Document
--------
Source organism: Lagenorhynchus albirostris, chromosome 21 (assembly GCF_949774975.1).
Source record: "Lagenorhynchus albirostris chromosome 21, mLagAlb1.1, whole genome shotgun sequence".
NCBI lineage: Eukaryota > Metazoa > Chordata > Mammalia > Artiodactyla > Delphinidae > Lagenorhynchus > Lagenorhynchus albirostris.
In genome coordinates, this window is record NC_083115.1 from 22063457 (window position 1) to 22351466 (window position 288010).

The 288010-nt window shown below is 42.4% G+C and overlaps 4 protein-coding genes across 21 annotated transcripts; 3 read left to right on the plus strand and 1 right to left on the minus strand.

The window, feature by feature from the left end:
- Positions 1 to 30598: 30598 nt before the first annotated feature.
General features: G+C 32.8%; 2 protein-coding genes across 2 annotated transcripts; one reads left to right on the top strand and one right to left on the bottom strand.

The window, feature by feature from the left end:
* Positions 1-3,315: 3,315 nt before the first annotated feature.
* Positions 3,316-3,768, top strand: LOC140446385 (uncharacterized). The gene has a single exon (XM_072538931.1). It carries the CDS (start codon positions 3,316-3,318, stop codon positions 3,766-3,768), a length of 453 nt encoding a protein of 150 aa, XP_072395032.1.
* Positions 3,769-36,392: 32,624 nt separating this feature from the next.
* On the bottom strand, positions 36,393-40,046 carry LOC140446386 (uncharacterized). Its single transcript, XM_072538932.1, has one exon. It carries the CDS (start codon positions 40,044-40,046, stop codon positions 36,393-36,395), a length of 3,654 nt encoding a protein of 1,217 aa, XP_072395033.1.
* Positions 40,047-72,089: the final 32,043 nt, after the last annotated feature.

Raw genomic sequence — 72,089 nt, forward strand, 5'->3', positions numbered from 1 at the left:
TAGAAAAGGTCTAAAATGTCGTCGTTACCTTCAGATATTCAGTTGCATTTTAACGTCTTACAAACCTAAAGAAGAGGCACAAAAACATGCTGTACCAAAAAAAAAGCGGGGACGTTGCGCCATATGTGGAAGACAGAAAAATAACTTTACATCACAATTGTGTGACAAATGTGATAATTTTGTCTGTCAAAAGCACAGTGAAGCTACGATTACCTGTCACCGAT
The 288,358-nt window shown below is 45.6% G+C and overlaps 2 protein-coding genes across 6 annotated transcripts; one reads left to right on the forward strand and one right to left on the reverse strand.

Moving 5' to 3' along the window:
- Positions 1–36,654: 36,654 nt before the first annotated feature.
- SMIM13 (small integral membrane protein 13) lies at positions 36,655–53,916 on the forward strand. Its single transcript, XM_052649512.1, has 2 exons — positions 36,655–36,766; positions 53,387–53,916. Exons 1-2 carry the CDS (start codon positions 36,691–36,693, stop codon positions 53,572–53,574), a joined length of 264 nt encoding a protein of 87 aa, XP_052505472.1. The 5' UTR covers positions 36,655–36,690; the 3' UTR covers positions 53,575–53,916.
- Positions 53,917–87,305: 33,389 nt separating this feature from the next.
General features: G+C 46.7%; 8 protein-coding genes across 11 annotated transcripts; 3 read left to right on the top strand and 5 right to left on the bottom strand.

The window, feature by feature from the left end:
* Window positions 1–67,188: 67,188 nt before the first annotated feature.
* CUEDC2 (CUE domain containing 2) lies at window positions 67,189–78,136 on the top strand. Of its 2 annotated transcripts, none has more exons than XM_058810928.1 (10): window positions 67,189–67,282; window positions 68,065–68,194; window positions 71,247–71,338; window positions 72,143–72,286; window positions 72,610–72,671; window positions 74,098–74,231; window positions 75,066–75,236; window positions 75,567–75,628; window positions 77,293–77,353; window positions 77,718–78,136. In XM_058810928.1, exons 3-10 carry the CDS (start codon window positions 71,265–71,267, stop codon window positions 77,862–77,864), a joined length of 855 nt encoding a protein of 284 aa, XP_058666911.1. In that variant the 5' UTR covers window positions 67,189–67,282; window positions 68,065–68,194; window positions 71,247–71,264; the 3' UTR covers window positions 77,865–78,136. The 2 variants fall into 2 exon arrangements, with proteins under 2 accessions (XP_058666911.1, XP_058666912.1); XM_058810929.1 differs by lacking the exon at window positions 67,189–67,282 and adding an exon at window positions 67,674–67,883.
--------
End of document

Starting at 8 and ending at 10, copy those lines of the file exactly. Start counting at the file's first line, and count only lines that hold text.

General features: G+C 32.8%; 2 protein-coding genes across 2 annotated transcripts; one reads left to right on the top strand and one right to left on the bottom strand.

The window, feature by feature from the left end:
* Positions 1-3,315: 3,315 nt before the first annotated feature.